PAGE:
Phenotypic and ancestry-related assortative mating in autism

Introduction

 

Have you ever wondered if people tend to choose partners who share similar characteristics? This concept, known as assortative mating, has been explored across various aspects, from physical appearance to educational background. A recent study published in June 2024 by Molecular Autism sheds light on assortative mating in the context of autism, particularly focusing on phenotypic (observable traits) and ancestry-related patterns among parents of autistic children.

Unveiling Patterns: Phenotypic Assortative Mating in Autism

 

The study, led by researchers interested in the underlying factors contributing to autism, investigated whether parents of autistic children exhibit any patterns of assortative mating. They analyzed data from two large, well-established family-based autism collections: The Simons Foundation Powering Autism Research for Knowledge (SPARK) and the Simons Simplex Collection (SSC). These collections provide valuable resources for understanding the genetics and characteristics of families with autism.

The researchers’ analysis revealed an intriguing finding: a similar degree of phenotypic assortative mating regardless of whether the child had autism with or without intellectual disability (ID). In simpler terms, this suggests that parents of autistic children, on average, share some observable characteristics. Interestingly, the presence of ID in the child doesn’t significantly influence this trend. This finding suggests that there might be some common phenotypic traits that parents of autistic children share, regardless of the specific presentation of autism in their offspring.

Beyond Genes: Delving into the Role of Genetics

 

The study didn’t stop at phenotypic similarities. It also explored the role of genetics in partner selection. The researchers analyzed a specific autism polygenic score (PGS) – a score that estimates an individual’s genetic risk for autism based on a combination of many genetic variations. However, they did not find strong evidence for assortative mating based solely on this PGS score. This suggests that while genetics undoubtedly play a role in autism, partner selection in these families appears more influenced by broader phenotypic similarities rather than a specific autism-related genetic risk score.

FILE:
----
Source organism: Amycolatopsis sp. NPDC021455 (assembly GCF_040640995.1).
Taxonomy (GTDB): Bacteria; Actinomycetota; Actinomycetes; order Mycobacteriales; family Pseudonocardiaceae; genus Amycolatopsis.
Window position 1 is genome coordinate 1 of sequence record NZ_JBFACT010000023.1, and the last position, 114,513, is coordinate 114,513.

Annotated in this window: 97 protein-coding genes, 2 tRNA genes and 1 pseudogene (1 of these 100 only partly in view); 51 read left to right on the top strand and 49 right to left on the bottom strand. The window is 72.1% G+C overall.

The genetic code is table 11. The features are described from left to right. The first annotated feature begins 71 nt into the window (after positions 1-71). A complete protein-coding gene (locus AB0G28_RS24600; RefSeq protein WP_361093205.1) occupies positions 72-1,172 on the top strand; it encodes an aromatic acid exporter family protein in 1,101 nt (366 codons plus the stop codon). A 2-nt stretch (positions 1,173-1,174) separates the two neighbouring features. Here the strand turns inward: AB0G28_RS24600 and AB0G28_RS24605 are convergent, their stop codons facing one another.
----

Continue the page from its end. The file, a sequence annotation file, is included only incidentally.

Ancestry and Partner Choice: A Minor Influence

 

The researchers further explored the influence of ancestry on partner selection. They analyzed ancestry-related assortative mating and found it present to a minor degree. This indicates that parents might share some ancestral background, but this influence seems weaker compared to the observed phenotypic similarities. In other words, while there might be a slight tendency for parents to share some ancestry, it’s not the strongest factor driving partner choice in these families.

Implications for Autism Research: Moving Forward

 

This research offers valuable insights into the complexities of autism and partner selection. The finding of similar phenotypic assortative mating across families with and without ID in the child suggests that common genetic influences likely contribute to both presentations of autism. Additionally, the minimal role of the specific autism PGS score in partner selection highlights the importance of considering broader phenotypic traits in these families. Future studies could explore the specific phenotypic characteristics associated with assortative mating in autism and investigate potential environmental influences on partner choice.

 

It’s important to acknowledge some limitations of the study. The research only analyzed participants of European ancestry, limiting the generalizability of the findings to other populations. Further research is needed to understand assortative mating patterns in individuals from diverse ancestry backgrounds.

This research paves the way for a deeper understanding of the factors contributing to autism. By exploring the interplay between genetics, phenotypic traits, and ancestry in partner selection, researchers can gain valuable insights into the potential causes and presentations of autism. Future studies that incorporate more diverse populations and delve deeper into specific phenotypic characteristics will further refine our understanding of this complex neurodevelopmental disorder.

 

Source:

https://molecularautism.biomedcentral.com/articles/10.1186/s13229-024-00605-5

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